Richard Guilliatt: The Wolf How One German Raider Terrorized The Southern Seas During The First World War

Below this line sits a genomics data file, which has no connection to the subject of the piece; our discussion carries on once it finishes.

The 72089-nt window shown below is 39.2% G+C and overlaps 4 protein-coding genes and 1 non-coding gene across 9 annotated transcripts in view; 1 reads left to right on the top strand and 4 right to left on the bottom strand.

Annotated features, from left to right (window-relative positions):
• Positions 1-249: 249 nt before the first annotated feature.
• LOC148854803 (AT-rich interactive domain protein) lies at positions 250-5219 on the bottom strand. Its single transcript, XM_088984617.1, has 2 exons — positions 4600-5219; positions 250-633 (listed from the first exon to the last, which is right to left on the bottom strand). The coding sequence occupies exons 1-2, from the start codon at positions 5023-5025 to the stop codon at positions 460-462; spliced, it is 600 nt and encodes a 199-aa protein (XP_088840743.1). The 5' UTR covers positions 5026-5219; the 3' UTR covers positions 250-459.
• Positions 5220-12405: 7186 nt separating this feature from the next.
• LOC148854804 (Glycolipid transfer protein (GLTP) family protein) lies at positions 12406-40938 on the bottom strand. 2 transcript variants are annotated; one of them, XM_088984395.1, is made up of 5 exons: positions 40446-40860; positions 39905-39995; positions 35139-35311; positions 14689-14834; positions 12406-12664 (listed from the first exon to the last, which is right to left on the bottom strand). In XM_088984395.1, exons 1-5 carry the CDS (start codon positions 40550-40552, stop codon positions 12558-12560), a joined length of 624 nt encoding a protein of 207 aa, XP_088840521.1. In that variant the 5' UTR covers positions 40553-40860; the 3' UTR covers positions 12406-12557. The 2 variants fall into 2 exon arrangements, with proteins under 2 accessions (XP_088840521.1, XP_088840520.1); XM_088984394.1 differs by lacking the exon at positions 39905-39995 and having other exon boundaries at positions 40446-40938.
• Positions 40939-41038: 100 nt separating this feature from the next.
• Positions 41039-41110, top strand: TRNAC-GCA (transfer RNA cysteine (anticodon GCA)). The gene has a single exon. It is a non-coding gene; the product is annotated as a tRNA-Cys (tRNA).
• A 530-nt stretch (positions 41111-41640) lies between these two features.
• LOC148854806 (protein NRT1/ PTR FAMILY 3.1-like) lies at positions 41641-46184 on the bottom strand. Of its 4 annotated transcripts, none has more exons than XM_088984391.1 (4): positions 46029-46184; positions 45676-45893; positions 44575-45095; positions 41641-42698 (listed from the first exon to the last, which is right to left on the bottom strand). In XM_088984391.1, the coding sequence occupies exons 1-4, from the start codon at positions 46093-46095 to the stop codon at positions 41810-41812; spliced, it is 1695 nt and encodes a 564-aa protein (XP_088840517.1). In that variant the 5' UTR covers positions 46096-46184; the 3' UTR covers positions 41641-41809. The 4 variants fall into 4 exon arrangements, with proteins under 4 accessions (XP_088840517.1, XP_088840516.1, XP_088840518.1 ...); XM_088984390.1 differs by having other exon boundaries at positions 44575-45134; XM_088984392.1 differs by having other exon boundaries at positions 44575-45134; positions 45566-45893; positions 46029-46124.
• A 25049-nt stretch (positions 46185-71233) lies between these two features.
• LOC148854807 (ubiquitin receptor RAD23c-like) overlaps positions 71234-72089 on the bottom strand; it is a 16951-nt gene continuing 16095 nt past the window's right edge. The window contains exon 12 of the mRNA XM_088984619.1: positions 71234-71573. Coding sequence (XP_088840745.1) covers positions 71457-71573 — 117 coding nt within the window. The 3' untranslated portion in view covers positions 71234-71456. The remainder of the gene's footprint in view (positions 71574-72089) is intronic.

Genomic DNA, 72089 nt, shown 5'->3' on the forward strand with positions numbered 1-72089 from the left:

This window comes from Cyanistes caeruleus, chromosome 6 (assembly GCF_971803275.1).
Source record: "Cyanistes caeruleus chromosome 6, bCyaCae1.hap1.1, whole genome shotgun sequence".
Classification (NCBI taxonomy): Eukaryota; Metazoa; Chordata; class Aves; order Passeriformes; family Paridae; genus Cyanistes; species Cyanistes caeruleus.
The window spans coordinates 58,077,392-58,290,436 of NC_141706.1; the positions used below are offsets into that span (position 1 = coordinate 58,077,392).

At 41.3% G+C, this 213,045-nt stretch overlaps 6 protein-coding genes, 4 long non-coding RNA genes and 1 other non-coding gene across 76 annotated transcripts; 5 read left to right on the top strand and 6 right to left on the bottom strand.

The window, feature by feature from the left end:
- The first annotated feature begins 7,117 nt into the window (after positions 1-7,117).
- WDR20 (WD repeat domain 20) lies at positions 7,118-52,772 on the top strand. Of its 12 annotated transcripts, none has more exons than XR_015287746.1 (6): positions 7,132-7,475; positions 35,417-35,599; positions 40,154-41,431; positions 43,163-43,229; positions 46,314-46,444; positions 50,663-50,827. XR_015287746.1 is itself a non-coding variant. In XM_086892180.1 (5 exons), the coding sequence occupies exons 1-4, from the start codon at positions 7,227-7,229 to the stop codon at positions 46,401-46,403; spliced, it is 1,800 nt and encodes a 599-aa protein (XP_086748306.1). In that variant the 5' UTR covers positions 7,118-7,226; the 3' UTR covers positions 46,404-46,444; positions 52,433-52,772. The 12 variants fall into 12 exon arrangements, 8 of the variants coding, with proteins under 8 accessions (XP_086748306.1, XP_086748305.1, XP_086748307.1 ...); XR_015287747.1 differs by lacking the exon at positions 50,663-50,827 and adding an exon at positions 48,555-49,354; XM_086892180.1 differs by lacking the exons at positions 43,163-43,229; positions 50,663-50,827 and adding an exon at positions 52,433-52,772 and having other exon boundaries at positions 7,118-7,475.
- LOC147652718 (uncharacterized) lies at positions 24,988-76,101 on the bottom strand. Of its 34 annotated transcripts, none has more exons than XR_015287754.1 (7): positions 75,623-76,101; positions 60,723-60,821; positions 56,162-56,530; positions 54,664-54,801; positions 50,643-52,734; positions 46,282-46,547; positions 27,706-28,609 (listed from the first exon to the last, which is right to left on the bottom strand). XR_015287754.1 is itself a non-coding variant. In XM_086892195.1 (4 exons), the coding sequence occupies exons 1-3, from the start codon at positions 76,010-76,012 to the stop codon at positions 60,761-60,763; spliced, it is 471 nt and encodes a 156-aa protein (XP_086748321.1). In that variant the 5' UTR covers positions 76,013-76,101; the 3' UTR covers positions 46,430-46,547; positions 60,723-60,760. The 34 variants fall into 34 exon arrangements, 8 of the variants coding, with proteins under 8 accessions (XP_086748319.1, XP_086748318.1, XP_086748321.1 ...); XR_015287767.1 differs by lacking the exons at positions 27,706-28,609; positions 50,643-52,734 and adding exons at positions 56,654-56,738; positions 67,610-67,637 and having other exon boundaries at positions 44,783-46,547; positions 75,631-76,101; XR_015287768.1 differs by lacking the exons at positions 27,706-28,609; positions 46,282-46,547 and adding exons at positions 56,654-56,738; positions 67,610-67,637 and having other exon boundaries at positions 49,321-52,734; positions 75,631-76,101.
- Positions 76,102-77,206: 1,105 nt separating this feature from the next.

Excellent book about a German WW1 commercial raider heavily armed merchant ship aiming for oppositions cargo and transportation convoys SMS Wolf whose role was downplayed by Allies although ship accomplished something that no ship ever did stay afloat and execute raids for than 400 days on the open sea without any base of operationsShip roamed every world ocean during 400 days executed harbor mining of key Allied ports and attacked commercial freighters and caused loss of over 110000 tons of shipping to the Allies Besides the action of the ship itself which are uite amazing main topic of the book are the stories of the crew captured prisoners of war and relations between themIt is interesting how some things never change Censorship on Allied side that wanted to shut down any story about the German auxiliary cruiser operating in the Far East and around Australia and New Zealand by pushing stories about German spies and saboteurs planting bombs on merchant ships caused terrible issues on multiple fronts First it caused ship losses because standard precautions like encrypting messages and like weren t used thus enabling Wolf to easily attack its prey Second it caused hate against Australians and New Zealanders of German origin that had to migrate back to Germany at the end of the war Unlike Japanese immigrant internship in America during the WW2 I never heard about the internship of citizens of German origin in Australia New Zealand South Africa this one got me truly going what and any other British colonyprotectorate in the betweenThe way Germans were portrayed in Allied media was also a surprise to me Germans did start the war but level of demonization and representation of Germans as Huns as in Atilla the Hun s Huns is truly terrible and awful Considering this and the way Nazi Germany used the media during WW2 makes me shudder when I think what can demagogues do with modern media in hands and again it is not like we do not witness the abuse todayAs Wolf captured ship after ship it slowly accumulated large number of prisoners sailors from almost every part of the world but also passengers men women and children As time passed by this caused issues with food shortages outbreaks of thousand and one sea faring disease and general depressing atmosphere on an overcrowded ship in tropical seas with less and less food as time passed byIt is interesting to see how prisoners made the internal divisions by race very unflattering view of the Asians that during this pandemic starts to pop up again and even within the same race general view that all Scandinavians are German sympathizers Constant bickering problems caused by the presence of women among the men living among men for months captured officers seeking elite prisoner status and better conditions entire ship was snapsh. In the years 1916 1918 the Wolf an ordinary freighter fitted out with a hidden arsenal of weapons was sent by Germany on one of the most daring clandestine naval missions of modern times Under the command of Kapitan Karl Nerger the ship undertook a continuous fifteen month cruise in which she traversed three of the world's major oceans destroyed than thirty Allied vessels and captured over 400 men women and children During this time the Wolf maintained radio silence and.